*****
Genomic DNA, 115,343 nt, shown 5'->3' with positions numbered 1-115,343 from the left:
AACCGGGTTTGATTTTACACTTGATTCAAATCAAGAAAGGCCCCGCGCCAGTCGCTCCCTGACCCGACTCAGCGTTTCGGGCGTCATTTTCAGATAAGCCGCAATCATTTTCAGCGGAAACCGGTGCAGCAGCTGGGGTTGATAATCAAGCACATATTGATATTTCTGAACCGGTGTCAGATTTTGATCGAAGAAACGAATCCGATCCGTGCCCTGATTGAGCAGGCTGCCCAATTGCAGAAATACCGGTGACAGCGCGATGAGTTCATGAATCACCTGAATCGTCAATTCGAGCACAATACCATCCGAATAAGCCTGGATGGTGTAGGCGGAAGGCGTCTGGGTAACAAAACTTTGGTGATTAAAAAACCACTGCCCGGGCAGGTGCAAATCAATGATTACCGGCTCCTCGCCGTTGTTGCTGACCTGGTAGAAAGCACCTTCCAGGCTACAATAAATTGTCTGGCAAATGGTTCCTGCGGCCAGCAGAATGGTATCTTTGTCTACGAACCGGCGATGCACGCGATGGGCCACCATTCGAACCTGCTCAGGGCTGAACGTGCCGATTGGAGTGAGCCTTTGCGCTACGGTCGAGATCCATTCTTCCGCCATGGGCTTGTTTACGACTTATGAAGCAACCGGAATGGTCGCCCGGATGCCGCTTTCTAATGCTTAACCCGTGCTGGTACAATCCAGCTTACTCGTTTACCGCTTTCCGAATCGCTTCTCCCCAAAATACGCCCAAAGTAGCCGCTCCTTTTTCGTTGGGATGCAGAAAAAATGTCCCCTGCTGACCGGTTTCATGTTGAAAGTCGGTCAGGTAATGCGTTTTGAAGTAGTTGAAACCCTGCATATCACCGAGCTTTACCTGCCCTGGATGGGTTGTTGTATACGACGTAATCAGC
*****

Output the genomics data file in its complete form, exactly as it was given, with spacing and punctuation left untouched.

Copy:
Genomic DNA, 115,343 nt, shown 5'->3' with positions numbered 1-115,343 from the left:
AACCGGGTTTGATTTTACACTTGATTCAAATCAAGAAAGGCCCCGCGCCAGTCGCTCCCTGACCCGACTCAGCGTTTCGGGCGTCATTTTCAGATAAGCCGCAATCATTTTCAGCGGAAACCGGTGCAGCAGCTGGGGTTGATAATCAAGCACATATTGATATTTCTGAACCGGTGTCAGATTTTGATCGAAGAAACGAATCCGATCCGTGCCCTGATTGAGCAGGCTGCCCAATTGCAGAAATACCGGTGACAGCGCGATGAGTTCATGAATCACCTGAATCGTCAATTCGAGCACAATACCATCCGAATAAGCCTGGATGGTGTAGGCGGAAGGCGTCTGGGTAACAAAACTTTGGTGATTAAAAAACCACTGCCCGGGCAGGTGCAAATCAATGATTACCGGCTCCTCGCCGTTGTTGCTGACCTGGTAGAAAGCACCTTCCAGGCTACAATAAATTGTCTGGCAAATGGTTCCTGCGGCCAGCAGAATGGTATCTTTGTCTACGAACCGGCGATGCACGCGATGGGCCACCATTCGAACCTGCTCAGGGCTGAACGTGCCGATTGGAGTGAGCCTTTGCGCTACGGTCGAGATCCATTCTTCCGCCATGGGCTTGTTTACGACTTATGAAGCAACCGGAATGGTCGCCCGGATGCCGCTTTCTAATGCTTAACCCGTGCTGGTACAATCCAGCTTACTCGTTTACCGCTTTCCGAATCGCTTCTCCCCAAAATACGCCCAAAGTAGCCGCTCCTTTTTCGTTGGGATGCAGAAAAAATGTCCCCTGCTGACCGGTTTCATGTTGAAAGTCGGTCAGGTAATGCGTTTTGAAGTAGTTGAAACCCTGCATATCACCGAGCTTTACCTGCCCTGGATGGGTTGTTGTATACGACGTAATCAGC